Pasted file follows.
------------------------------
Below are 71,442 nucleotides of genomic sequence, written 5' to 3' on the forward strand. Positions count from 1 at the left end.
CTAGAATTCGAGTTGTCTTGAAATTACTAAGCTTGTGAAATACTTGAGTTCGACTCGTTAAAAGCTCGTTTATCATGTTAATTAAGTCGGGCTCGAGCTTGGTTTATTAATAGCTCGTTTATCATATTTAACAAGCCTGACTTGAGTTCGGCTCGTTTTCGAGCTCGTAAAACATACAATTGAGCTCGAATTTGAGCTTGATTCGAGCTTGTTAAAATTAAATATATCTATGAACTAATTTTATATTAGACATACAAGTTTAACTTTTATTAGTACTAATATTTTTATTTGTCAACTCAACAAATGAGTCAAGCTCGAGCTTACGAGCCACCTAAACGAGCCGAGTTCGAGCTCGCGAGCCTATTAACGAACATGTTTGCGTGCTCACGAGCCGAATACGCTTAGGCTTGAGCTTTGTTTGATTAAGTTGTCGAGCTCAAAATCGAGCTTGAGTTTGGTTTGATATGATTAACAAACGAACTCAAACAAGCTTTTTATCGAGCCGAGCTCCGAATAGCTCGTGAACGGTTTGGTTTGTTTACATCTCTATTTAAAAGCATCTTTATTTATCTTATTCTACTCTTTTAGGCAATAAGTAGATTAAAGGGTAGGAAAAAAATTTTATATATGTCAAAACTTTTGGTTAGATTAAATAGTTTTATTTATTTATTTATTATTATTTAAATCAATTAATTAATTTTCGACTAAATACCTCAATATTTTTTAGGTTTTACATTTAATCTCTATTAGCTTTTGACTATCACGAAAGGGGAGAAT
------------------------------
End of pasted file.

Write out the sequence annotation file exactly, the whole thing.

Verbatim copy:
Below are 71,442 nucleotides of genomic sequence, written 5' to 3' on the forward strand. Positions count from 1 at the left end.
CTAGAATTCGAGTTGTCTTGAAATTACTAAGCTTGTGAAATACTTGAGTTCGACTCGTTAAAAGCTCGTTTATCATGTTAATTAAGTCGGGCTCGAGCTTGGTTTATTAATAGCTCGTTTATCATATTTAACAAGCCTGACTTGAGTTCGGCTCGTTTTCGAGCTCGTAAAACATACAATTGAGCTCGAATTTGAGCTTGATTCGAGCTTGTTAAAATTAAATATATCTATGAACTAATTTTATATTAGACATACAAGTTTAACTTTTATTAGTACTAATATTTTTATTTGTCAACTCAACAAATGAGTCAAGCTCGAGCTTACGAGCCACCTAAACGAGCCGAGTTCGAGCTCGCGAGCCTATTAACGAACATGTTTGCGTGCTCACGAGCCGAATACGCTTAGGCTTGAGCTTTGTTTGATTAAGTTGTCGAGCTCAAAATCGAGCTTGAGTTTGGTTTGATATGATTAACAAACGAACTCAAACAAGCTTTTTATCGAGCCGAGCTCCGAATAGCTCGTGAACGGTTTGGTTTGTTTACATCTCTATTTAAAAGCATCTTTATTTATCTTATTCTACTCTTTTAGGCAATAAGTAGATTAAAGGGTAGGAAAAAAATTTTATATATGTCAAAACTTTTGGTTAGATTAAATAGTTTTATTTATTTATTTATTATTATTTAAATCAATTAATTAATTTTCGACTAAATACCTCAATATTTTTTAGGTTTTACATTTAATCTCTATTAGCTTTTGACTATCACGAAAGGGGAGAAT